The Great Lie of the Tea Trade
Other than water, tea is the most popular beverage in the entire world with an estimated 289 billion liters consumed in 2020 alone. Its history is one of the longest and most dangerous of any commodity, millions of innocents were enslaved for its production, drug trafficking was started for its continued trade, and even brutal wars were fought over this plant. However, the way this commodity’s trade was shown in images, paintings, and others as a polite economic mission shows a great disparity from reality, and in my research, I will be trying to discern why this disparity was the case, and what impact it had on the portrayal of tea towards the British public.
The tea trade was not at first handled by the British government or crown it was chartered out of one single company to compete with other European powers and as result, the British East India Company was formed. Knowing this adds another layer into my research of the effect of private companies in the tea industry portrayal to the public and figuring out what their end goal ultimately was. My research scope would stretch from the beginning of the charter of the British East India Company and its first footholds in India and China to its eventual nationalization in 1858 by the crown; this gives ample time to examine the changes and evolution that the British East India Company went through during its lifespan.
To more wholly answer my research question of what role did private companies such as the British East India Company play throughout its history to influence the perception of the tea trade with India and China towards the British public I will be using a mixed methodological study that combines visuals such as letters, prints, art, and financial reports to provide a more in-depth analysis. I hope to use these sources to answer my hypothesis that the perception of the tea trade was bent towards a positive light by the British East India Company to maintain profit margins while the reality was much more sinister. This goes hand in hand with my argument that the British East India Company played a great role in trying to maintain its public image and was very careful on what it showed toward the general public to maintain its lucrative trade and stay in good faith with the British government.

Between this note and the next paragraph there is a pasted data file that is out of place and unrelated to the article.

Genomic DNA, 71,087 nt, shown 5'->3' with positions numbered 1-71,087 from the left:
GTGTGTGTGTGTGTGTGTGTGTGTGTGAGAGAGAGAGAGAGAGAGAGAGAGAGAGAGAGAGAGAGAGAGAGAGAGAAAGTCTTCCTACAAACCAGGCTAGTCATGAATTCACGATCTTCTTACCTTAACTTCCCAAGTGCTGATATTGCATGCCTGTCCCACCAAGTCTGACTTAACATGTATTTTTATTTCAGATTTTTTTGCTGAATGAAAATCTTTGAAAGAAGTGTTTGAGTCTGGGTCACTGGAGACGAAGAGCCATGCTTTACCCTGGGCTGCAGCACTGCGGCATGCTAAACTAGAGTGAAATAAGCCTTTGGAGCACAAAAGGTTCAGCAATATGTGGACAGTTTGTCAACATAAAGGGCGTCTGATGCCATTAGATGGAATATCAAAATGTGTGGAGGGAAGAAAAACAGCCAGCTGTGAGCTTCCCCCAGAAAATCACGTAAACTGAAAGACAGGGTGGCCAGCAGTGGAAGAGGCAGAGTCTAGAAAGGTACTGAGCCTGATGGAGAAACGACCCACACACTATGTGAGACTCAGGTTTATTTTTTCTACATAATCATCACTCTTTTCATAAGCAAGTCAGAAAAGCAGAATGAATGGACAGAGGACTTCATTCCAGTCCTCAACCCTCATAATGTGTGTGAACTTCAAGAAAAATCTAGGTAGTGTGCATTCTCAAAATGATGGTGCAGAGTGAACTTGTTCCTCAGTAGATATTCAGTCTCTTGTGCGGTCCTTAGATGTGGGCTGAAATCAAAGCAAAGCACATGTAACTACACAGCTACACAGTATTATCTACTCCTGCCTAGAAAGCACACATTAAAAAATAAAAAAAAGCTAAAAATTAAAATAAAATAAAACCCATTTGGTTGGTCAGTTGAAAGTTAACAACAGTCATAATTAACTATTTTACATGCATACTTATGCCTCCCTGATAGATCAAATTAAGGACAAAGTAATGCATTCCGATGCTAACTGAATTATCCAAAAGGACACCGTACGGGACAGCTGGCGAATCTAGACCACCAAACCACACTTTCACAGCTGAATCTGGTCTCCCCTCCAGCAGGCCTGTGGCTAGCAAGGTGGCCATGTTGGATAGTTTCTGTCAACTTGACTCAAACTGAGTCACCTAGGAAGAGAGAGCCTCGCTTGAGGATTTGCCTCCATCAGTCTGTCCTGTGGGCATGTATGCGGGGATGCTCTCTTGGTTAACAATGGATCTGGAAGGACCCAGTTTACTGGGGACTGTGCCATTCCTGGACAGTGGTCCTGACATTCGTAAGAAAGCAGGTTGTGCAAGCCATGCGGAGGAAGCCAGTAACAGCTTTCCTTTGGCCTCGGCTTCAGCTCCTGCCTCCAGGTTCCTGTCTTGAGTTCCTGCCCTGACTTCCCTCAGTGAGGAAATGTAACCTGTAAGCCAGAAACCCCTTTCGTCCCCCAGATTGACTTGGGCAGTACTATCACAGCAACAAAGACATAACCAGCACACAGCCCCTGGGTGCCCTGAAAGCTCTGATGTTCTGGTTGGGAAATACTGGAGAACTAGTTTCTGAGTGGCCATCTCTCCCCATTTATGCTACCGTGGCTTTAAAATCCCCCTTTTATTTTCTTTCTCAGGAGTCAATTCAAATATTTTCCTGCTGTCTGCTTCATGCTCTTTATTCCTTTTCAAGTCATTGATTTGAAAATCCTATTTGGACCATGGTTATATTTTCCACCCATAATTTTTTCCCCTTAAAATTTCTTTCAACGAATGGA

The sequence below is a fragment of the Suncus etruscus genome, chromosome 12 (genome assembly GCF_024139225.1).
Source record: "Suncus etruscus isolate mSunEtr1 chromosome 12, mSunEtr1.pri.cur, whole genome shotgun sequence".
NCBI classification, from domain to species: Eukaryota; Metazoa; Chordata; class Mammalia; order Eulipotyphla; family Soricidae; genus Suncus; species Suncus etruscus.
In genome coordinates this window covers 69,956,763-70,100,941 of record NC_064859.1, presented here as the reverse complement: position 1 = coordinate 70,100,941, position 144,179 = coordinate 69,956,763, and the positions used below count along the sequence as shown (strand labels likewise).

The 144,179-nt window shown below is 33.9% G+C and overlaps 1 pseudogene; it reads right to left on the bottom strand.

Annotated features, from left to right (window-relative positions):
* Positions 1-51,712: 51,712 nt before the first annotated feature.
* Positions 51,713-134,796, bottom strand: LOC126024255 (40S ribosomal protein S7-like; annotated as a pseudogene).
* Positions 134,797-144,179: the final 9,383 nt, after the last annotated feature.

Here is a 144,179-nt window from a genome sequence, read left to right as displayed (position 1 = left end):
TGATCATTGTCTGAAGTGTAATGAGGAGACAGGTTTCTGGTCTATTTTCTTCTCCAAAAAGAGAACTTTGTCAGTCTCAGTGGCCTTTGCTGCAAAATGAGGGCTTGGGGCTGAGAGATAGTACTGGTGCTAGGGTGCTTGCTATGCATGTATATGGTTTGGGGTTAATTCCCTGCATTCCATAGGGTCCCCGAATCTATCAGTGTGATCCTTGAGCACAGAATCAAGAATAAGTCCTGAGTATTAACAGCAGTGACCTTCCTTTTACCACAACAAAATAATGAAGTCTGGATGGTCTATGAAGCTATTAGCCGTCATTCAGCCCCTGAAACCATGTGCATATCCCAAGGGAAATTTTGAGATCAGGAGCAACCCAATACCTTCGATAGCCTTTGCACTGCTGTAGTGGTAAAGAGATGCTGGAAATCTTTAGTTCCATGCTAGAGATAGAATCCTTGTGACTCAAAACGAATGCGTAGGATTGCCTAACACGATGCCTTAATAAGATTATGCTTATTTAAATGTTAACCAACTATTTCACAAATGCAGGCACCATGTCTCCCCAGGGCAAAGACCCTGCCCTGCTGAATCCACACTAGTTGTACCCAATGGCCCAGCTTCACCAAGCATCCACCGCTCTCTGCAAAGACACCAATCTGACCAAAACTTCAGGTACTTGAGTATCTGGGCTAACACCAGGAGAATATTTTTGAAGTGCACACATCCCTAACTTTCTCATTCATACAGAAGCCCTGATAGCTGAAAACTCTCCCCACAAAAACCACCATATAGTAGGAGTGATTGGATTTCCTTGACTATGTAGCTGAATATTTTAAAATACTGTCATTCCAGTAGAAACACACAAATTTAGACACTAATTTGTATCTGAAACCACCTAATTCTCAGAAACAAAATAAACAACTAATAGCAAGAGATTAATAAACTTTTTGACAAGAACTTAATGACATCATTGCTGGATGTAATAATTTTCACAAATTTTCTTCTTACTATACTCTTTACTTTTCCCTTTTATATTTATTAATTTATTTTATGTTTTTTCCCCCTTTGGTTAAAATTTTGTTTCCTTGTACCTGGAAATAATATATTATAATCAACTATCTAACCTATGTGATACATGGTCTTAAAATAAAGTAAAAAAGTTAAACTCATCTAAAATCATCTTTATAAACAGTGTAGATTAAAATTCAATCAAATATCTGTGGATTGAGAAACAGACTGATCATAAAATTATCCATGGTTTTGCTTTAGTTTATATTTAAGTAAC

My plan in organizing these visuals onto the Omeka site is to have it split into two parts: the first showing the portrayal of the tea trade from the politicized perspective of the British East India Company which is a series of prints and etchings along with art that shows its history in a very polite and positive manner, this will be supported by my secondary research sources providing a more in-depth scholarship that would support my argument. The other half of my Omeka site exhibit would then counter this by using scholarship that portrays accurate representations of the British East India Company and the reality of living and working for the tea trade on these settlements in India and the relationship with China. The visuals for this section would include financial reports, letters, and maps supported again by secondary source scholarship to advance my argument and hypothesis.
With these methods laid out for my Omeka site exhibit, I hope to fully support my argument and research that the British East India Company as a private firm played a large role in manipulating the tea trade as something honorable towards the British public and government to maintain profit margins and avoid unwanted scrutiny towards their operations.